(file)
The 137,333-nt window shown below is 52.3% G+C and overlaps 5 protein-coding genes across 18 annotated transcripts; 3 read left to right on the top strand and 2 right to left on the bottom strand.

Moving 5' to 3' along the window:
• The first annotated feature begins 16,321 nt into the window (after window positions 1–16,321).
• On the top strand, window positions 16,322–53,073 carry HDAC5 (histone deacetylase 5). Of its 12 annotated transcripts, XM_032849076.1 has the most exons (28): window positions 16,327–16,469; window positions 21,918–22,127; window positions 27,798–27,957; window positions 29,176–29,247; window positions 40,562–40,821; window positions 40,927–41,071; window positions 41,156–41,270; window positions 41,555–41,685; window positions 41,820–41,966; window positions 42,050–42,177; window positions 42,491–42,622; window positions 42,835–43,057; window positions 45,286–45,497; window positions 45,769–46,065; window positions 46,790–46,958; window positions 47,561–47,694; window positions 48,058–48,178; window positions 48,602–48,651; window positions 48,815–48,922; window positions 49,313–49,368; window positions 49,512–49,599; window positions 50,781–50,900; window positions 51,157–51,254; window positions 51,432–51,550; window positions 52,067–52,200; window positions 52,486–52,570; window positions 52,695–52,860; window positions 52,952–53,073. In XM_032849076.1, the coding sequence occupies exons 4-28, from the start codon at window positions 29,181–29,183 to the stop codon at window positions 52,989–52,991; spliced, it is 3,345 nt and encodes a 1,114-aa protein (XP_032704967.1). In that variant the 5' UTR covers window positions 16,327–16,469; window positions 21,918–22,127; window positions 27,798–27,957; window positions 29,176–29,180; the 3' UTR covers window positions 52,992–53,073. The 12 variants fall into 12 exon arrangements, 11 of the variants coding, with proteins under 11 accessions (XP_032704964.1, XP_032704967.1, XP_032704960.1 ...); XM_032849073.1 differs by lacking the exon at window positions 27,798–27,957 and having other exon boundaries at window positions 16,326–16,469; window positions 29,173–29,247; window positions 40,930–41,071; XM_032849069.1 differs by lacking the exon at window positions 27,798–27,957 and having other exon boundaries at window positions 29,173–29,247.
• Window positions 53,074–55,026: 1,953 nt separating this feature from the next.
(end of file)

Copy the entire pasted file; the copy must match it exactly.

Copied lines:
The 137,333-nt window shown below is 52.3% G+C and overlaps 5 protein-coding genes across 18 annotated transcripts; 3 read left to right on the top strand and 2 right to left on the bottom strand.

Moving 5' to 3' along the window:
• The first annotated feature begins 16,321 nt into the window (after window positions 1–16,321).
• On the top strand, window positions 16,322–53,073 carry HDAC5 (histone deacetylase 5). Of its 12 annotated transcripts, XM_032849076.1 has the most exons (28): window positions 16,327–16,469; window positions 21,918–22,127; window positions 27,798–27,957; window positions 29,176–29,247; window positions 40,562–40,821; window positions 40,927–41,071; window positions 41,156–41,270; window positions 41,555–41,685; window positions 41,820–41,966; window positions 42,050–42,177; window positions 42,491–42,622; window positions 42,835–43,057; window positions 45,286–45,497; window positions 45,769–46,065; window positions 46,790–46,958; window positions 47,561–47,694; window positions 48,058–48,178; window positions 48,602–48,651; window positions 48,815–48,922; window positions 49,313–49,368; window positions 49,512–49,599; window positions 50,781–50,900; window positions 51,157–51,254; window positions 51,432–51,550; window positions 52,067–52,200; window positions 52,486–52,570; window positions 52,695–52,860; window positions 52,952–53,073. In XM_032849076.1, the coding sequence occupies exons 4-28, from the start codon at window positions 29,181–29,183 to the stop codon at window positions 52,989–52,991; spliced, it is 3,345 nt and encodes a 1,114-aa protein (XP_032704967.1). In that variant the 5' UTR covers window positions 16,327–16,469; window positions 21,918–22,127; window positions 27,798–27,957; window positions 29,176–29,180; the 3' UTR covers window positions 52,992–53,073. The 12 variants fall into 12 exon arrangements, 11 of the variants coding, with proteins under 11 accessions (XP_032704964.1, XP_032704967.1, XP_032704960.1 ...); XM_032849073.1 differs by lacking the exon at window positions 27,798–27,957 and having other exon boundaries at window positions 16,326–16,469; window positions 29,173–29,247; window positions 40,930–41,071; XM_032849069.1 differs by lacking the exon at window positions 27,798–27,957 and having other exon boundaries at window positions 29,173–29,247.
• Window positions 53,074–55,026: 1,953 nt separating this feature from the next.